73% of salaried consumers feel that they have no Financial Planning and are in no control of the way they are managing their money. But if you look at the balance 27%, you would see that they don’t have some magical portions but instead have followed basic laws. The fun part of the law has no relation to finance, which means that all of us can universally use them.
Without further ado, let’s check them out one by one
Law 1: The Preserving Optionality law
The law tells that to get maximum gains, you need to keep as many options open as possible. However, the choice must have a limited downside and an open-ended upside.
Betting in a casino is not an option, as the upside is not open-ended. How about putting money in stocks? That’s an option—the upside is theoretically unlimited; the losses are limited to the amount you invest.
What are the situations when you can fail this law? The main reason for failure to abide is when we take limiting choices or have dependencies. Too Much debt, inadequate insurances, etc. are some of the reasons for this.
Options present themselves all the time, but life-altering ones often come up during times of significant change. If you don’t have the option available, you miss the benefits of considerable changes.
Enabling options should be the law which your financial planning process should follow
Law 2: Follow the Pareto’s Principle or also the 80:20 Rule
Pareto’s principle states that the majority of outcomes are driven by a minority of events. Corollary to that is the law that your decision making regarding money should follow this rule.
This means that you need to be ready for the minority events which are game-changing and ignore the majority event which is noise
For example, checking your portfolio value on each day or event is an 80% action. Buying stocks when the market has crashed by 40% or preparing for job loss or medical emergency are examples of actions to benefit from minority events
Law 3: The Law of Conservation and Efficiency
The law states that things in your control ( conservation and efficiency) have the highest likelihood of making the most significant difference over time.
In the world of money, Personal savings and frugality – finance’s conservation and efficiency – are primarily in your control and have a 100% chance at being as effective in the future as they are today.
You can spend time thing how to reduce your borrowing costs but not spend enough time in delaying the purchase, so that fall in the price is more than the borrowing costs.
Often you would spend hours chasing that right stock or mutual fund to get that extra 1% return. However, in doing that you often ignore that investing in an Index fund automatically would give you that additional 1% returns as the fund management fees are lower than an equity MF
Why we do this? The finance industry is constantly conditioning us by portraying a new thing or higher returns in a much brighter light than saving costs or increasing efficiency.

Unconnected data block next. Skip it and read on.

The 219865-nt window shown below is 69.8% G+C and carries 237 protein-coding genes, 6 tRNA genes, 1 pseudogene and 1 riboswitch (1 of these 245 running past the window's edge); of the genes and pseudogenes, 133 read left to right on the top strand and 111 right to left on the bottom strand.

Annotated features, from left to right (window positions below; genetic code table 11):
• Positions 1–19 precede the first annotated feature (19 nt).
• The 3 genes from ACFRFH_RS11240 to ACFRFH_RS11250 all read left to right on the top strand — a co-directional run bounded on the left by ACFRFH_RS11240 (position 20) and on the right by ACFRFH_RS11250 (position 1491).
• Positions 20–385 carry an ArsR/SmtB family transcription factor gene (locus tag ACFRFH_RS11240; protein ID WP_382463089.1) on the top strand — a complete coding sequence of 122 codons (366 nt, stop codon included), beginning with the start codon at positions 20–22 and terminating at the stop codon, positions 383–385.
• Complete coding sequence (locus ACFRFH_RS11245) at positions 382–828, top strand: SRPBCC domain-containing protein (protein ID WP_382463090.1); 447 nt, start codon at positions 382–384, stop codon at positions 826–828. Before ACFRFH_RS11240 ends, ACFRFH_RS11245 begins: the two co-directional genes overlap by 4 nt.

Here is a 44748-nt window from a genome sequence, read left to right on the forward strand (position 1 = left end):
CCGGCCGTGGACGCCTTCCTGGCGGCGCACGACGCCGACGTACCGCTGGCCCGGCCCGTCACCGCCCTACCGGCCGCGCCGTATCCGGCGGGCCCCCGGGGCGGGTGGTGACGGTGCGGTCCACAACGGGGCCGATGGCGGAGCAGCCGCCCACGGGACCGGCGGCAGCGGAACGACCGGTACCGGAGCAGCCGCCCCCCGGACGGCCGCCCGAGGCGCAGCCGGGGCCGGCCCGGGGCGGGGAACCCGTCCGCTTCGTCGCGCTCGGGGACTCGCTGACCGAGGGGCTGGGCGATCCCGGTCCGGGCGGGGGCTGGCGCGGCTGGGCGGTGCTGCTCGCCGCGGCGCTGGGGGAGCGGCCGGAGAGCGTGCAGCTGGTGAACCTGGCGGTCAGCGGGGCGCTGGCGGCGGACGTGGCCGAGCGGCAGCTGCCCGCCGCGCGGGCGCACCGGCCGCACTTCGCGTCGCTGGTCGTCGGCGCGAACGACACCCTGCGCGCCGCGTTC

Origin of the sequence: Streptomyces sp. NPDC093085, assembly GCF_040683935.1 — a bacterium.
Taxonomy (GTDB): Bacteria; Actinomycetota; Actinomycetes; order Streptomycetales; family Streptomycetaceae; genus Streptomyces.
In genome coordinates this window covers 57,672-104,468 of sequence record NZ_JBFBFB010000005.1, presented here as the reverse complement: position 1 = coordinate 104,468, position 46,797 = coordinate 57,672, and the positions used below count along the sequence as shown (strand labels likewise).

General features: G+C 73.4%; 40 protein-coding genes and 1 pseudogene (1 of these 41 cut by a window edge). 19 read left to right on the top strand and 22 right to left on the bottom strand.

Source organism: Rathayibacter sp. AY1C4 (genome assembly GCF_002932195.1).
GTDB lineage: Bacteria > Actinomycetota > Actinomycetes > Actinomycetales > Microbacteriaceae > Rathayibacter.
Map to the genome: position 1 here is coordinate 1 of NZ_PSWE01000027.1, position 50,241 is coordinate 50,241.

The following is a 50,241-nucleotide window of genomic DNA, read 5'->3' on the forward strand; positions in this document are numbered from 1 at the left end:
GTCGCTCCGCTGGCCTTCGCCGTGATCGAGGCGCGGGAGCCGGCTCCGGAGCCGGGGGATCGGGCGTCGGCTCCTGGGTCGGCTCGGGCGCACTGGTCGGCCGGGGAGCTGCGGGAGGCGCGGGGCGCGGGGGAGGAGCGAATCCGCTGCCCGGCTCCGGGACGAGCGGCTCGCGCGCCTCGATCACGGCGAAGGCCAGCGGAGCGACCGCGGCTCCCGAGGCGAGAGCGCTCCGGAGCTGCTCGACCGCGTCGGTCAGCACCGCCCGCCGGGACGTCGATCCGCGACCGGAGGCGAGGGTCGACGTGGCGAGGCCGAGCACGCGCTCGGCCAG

Following this law is the hardest as it is forcing us to goes against a lot of what we are being conditioned to or taught about. Unfortunately, this law is also the foundation for financial planning
You can look at this Warren Buffet documentary on how he has systematically built conservation and efficiency in his life and investing world.
Law 4: Parkinson’s law of triviality
The law states that the bigger the decision, the smaller the time we want to spend on it.
Financial decisions are often complex and usually have a significant impact and that too not immediately but with a lag. When faced with such a situation are thinking is that since this is a complicated situation but actually has a low impact, so let’s take a quick decision and get over with it. It’s too painful to dwell over such decisions as their impact are not known for a long time
That is why the whole world of tips and calculators exist. You punch in data get an output, you spend 2 min to read a tip and then act on them. You think that these tools have made the decision simple, but in reality, you have taken a shortcut to a complicated decision. Multiple such decision destroy the financial planning process
Law 5: Vierordt’s law of Time Periods
The law states that We underestimate long periods and overestimate short periods.
That is why even though are plenty of goal planning tools, they seldom work as its hard for us to visualize what can happen over long periods. Even if we start the process of goal, the short period goals will overtake precedence.
Therefore, the simple thing to do is make the goal which you can visualize always. The most straightforward goal to do that is to create wealth. That is something you can see, track, and achieve consistently.
Bill Gates gives an interesting corollary to this rule.
That’s it. These are the 5 universal laws to follow if you want to manage money or our taking a decision related to money. No fancy math, no investing knowledge just some basic fundamental laws.